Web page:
Partisan Intuition Belies Strong, Institutional Consensus and Wide Zipf’s Law for Voting Blocs in US Supreme Court

Abstract

The US Supreme Court throughout the twentieth century has been characterized as being divided between liberals and conservatives, suggesting that ideologically similar justices would have voted similarly had they overlapped in tenure. What if they had? I build a minimal, pairwise maximum entropy model to infer how 36 justices from 1946–2016 would have all voted on a Super Court. The model is strikingly consistent with a standard voting model from political science, W-Nominate, despite using \(10^5\) less parameters and fitting the observed statistics better. I find that consensus dominates the Super Court and strong correlations in voting span nearly 100 years, defining an emergent institutional timescale that surpasses the tenure of any single justice. Thus, the collective behavior of the Court over time reveals a stable institution insulated from the seemingly rapid pace of political change. Beyond consensus, I discover a rich structure of dissenting blocs with a heavy-tailed, scale-free distribution consistent with data from the Second Rehnquist Court. Consequently, a low-dimensional description of voting with a fixed number of ideological modes is inherently misleading because even votes that defy such a description are probable. Instead of assuming that strong higher order correlations like voting blocs are induced by features of the cases, the institution, and the justices, I show that such complexity can be expressed in a minimal model relying only on pairwise correlations in voting.

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Notes

  1. 1.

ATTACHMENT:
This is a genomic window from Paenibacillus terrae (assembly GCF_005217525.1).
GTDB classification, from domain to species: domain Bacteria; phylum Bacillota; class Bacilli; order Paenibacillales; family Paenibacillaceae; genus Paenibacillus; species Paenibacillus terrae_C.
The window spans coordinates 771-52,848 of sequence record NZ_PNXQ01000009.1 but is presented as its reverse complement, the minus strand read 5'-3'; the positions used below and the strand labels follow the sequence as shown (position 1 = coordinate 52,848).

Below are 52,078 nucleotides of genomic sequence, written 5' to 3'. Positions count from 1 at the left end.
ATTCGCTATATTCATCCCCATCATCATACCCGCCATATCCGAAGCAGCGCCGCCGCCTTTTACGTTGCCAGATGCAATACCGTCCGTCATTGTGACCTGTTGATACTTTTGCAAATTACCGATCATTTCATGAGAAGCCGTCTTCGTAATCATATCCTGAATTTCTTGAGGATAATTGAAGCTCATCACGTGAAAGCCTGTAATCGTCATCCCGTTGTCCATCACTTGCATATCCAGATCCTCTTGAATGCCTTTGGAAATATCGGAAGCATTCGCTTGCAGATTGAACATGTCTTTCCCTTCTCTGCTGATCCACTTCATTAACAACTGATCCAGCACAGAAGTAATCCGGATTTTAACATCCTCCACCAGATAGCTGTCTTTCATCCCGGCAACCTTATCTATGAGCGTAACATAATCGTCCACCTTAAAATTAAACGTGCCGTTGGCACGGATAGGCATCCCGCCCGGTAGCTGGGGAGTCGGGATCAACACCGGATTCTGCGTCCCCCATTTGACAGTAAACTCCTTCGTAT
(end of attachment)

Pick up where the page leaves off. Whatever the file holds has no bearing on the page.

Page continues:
I use the probability of unanimity of a group of size \(k'\) to estimate the probability that a single justice defects \(p_\mathrm{def} = 1-p_\mathrm{u}^{1/k'}(k')\). The probability of no defections with k independently defecting justices is \(p_\mathrm{u}(k) = (1-p_\mathrm{def})^k\) as in Fig. 2.

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Acknowledgements

I thank Paul Ginsparg, Bryan Daniels, Guru Khalsa, and Colin Clement for invaluable feedback, Bill Bialek and Ti-Yen Lan for comments on previous versions of the manuscript, and Veit Elser for encouragement. I acknowledge funding from the NSF Graduate Research Fellowship under Grant DGE-1650441.

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Correspondence to Edward D. Lee.

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Lee, E.D. Partisan Intuition Belies Strong, Institutional Consensus and Wide Zipf’s Law for Voting Blocs in US Supreme Court. J Stat Phys 173, 1722–1733 (2018). https://doi.org/10.1007/s10955-018-2156-0

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Keywords

  • Maximum entropy
  • Political voting
  • Supreme Court
  • Spin glass